We have recently completed a 35,000 sq. ft workplace fit-out for IRIS Software in their new headquarters based at Heathrow Approach on the M4 contains many high end design features including a 17 metre curved wall as the backdrop to a solid corian reception desk. Accommodating the third and fourth floors it is now home to 240 staff members who have access to a large collaboration wing, bookable meeting rooms, quiet rooms, ad hoc meeting spaces and state of the video conferencing and iPad controlled coffee machines from our friends at Scanomat.

        The result of this project has been the undertaking  of furniture and fit-out project for IRIS Software’s further twelve offices across the UK.

        View the project here

        Why do people hate their offices?

        We spend a huge chunk of our lives sat at our desks, the time there is reducing for some, but not all. So we asked some end users ‘what annoys you about your work environment?’. Here’s what they said…

        Too cramped

        Definitely a big one, this. But the problem wasn’t really that the desk itself was too small, but rather there was too much stuff everywhere due to a lack of storage space. Our desks have specially designed storage units that are a perfect place to keep your work bits and bobs while staying well out the way of the task at hand. And if you need that bit extra room, why not consider a monitor arm to get that up off the surface? And since our desks come with cable management systems, you won’t have to worry about a spaghetti nightmare of cables making your space feel more cluttered than it really is.

        Make you ache

        We’re not built for sitting at a desk all day. Lots of people report having trouble with their necks and backs after being sat at their desks for long periods. Sit & Stand desks are seeing a huge swell in popularity in the past couple of years, as they allow you to spend some of your work time standing, which not only reduces aches and pains but burns more calories, reduces the risk of obesity, diabetes and heart diseases and decreases those afternoon feelings of lethargy and sleepiness we all feel.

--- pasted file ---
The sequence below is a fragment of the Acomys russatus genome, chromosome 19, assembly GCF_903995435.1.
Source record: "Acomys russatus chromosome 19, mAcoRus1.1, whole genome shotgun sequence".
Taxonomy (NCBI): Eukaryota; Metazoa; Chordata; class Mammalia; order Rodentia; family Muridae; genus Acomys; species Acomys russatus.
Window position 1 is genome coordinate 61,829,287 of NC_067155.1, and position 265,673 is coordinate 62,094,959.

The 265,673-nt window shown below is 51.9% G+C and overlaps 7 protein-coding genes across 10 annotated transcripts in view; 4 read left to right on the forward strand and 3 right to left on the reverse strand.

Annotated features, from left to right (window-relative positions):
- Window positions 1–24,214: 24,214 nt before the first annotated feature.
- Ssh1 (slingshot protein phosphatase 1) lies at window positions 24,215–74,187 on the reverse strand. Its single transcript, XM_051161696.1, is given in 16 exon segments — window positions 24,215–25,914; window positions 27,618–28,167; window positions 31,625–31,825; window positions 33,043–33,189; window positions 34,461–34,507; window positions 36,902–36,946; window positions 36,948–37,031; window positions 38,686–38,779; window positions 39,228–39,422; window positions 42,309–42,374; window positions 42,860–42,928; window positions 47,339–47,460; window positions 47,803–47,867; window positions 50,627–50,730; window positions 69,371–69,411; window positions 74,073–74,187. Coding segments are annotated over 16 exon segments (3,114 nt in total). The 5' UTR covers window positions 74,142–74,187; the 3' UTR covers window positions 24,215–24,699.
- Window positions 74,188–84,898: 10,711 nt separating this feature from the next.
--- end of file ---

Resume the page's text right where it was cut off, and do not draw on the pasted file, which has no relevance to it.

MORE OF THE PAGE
No privacy

        Despite it having been shown to decrease productivity, we all accept that open-plan workspaces are here to stay. But working right on top of your colleagues can leave people feeling uncomfortable and can increase stress levels. You can get the best of both worlds with our desk-mounted privacy screens and lockable storage, which gives employees the sense of their own private space while still keeping the flexibility of an open plan office environment.

        Perenco furniture delivery

        What an incredible project to be part of…

        The UK headquarters for renowned oil and gas company Perenco at 8 Hanover Square. This new home was designed by MoreySmith for the 200-strong multi-disciplinary team and was been designed to provide maximum flexibility to enhance collaborative working in an inspiring environment.

        We were introduced to the project for our exceptional contacts within the furniture industry. Here’s what MoreySmith say about the project:

        On the fifth floor, with views over Hanover Square, a café bar area encourages employees to come together to work and socialise. This informal setting is designed with relaxed lighting and seating around the central café bar, emanating a contemporary lounge area.

        The upper three floors are connected by a beautifully sculpted cast concrete staircase, with a helical form inspired by drilling mechanisms. The stairs link the café bar, sixth floor reception and executive offices. The double-height space centrepiece is a collaboration between MoreySmith and Studio Drift; the artists created a bespoke kinetic art installation, titled Flylight, that mimics a murmuration of starlings

        MoreySmith has used a selection of natural materials including timber flooring, cut and patterned stone and leather wall panelling with bronze inlay. The metalwork details on the staircases and fret-cut features have created a unique identity for the company.

        View the project photos here